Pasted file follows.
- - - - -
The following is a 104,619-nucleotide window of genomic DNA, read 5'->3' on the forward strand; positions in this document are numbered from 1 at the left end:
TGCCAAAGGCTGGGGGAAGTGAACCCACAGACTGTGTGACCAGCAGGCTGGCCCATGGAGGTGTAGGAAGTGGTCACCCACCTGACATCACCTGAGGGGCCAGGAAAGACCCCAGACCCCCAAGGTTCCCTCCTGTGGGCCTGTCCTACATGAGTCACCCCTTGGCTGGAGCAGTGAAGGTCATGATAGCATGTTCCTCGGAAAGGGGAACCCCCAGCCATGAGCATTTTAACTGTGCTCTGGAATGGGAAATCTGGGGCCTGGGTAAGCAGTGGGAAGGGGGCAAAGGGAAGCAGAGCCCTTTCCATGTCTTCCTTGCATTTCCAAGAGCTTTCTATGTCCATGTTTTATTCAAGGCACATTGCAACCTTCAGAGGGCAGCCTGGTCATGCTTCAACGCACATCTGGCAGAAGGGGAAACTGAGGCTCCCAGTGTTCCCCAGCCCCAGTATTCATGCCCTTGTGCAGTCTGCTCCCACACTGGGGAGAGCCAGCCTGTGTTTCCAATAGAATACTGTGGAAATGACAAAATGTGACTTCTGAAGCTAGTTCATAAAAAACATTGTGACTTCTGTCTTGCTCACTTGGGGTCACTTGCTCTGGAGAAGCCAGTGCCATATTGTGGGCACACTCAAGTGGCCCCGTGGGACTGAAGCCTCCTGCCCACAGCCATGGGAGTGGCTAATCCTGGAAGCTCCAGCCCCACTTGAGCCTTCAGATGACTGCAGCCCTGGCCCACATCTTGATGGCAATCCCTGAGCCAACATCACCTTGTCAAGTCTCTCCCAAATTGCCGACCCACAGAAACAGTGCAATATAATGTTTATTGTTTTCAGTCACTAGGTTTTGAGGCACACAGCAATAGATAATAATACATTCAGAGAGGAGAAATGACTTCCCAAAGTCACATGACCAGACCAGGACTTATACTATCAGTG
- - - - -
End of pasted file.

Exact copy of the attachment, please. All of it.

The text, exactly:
The following is a 104,619-nucleotide window of genomic DNA, read 5'->3' on the forward strand; positions in this document are numbered from 1 at the left end:
TGCCAAAGGCTGGGGGAAGTGAACCCACAGACTGTGTGACCAGCAGGCTGGCCCATGGAGGTGTAGGAAGTGGTCACCCACCTGACATCACCTGAGGGGCCAGGAAAGACCCCAGACCCCCAAGGTTCCCTCCTGTGGGCCTGTCCTACATGAGTCACCCCTTGGCTGGAGCAGTGAAGGTCATGATAGCATGTTCCTCGGAAAGGGGAACCCCCAGCCATGAGCATTTTAACTGTGCTCTGGAATGGGAAATCTGGGGCCTGGGTAAGCAGTGGGAAGGGGGCAAAGGGAAGCAGAGCCCTTTCCATGTCTTCCTTGCATTTCCAAGAGCTTTCTATGTCCATGTTTTATTCAAGGCACATTGCAACCTTCAGAGGGCAGCCTGGTCATGCTTCAACGCACATCTGGCAGAAGGGGAAACTGAGGCTCCCAGTGTTCCCCAGCCCCAGTATTCATGCCCTTGTGCAGTCTGCTCCCACACTGGGGAGAGCCAGCCTGTGTTTCCAATAGAATACTGTGGAAATGACAAAATGTGACTTCTGAAGCTAGTTCATAAAAAACATTGTGACTTCTGTCTTGCTCACTTGGGGTCACTTGCTCTGGAGAAGCCAGTGCCATATTGTGGGCACACTCAAGTGGCCCCGTGGGACTGAAGCCTCCTGCCCACAGCCATGGGAGTGGCTAATCCTGGAAGCTCCAGCCCCACTTGAGCCTTCAGATGACTGCAGCCCTGGCCCACATCTTGATGGCAATCCCTGAGCCAACATCACCTTGTCAAGTCTCTCCCAAATTGCCGACCCACAGAAACAGTGCAATATAATGTTTATTGTTTTCAGTCACTAGGTTTTGAGGCACACAGCAATAGATAATAATACATTCAGAGAGGAGAAATGACTTCCCAAAGTCACATGACCAGACCAGGACTTATACTATCAGTG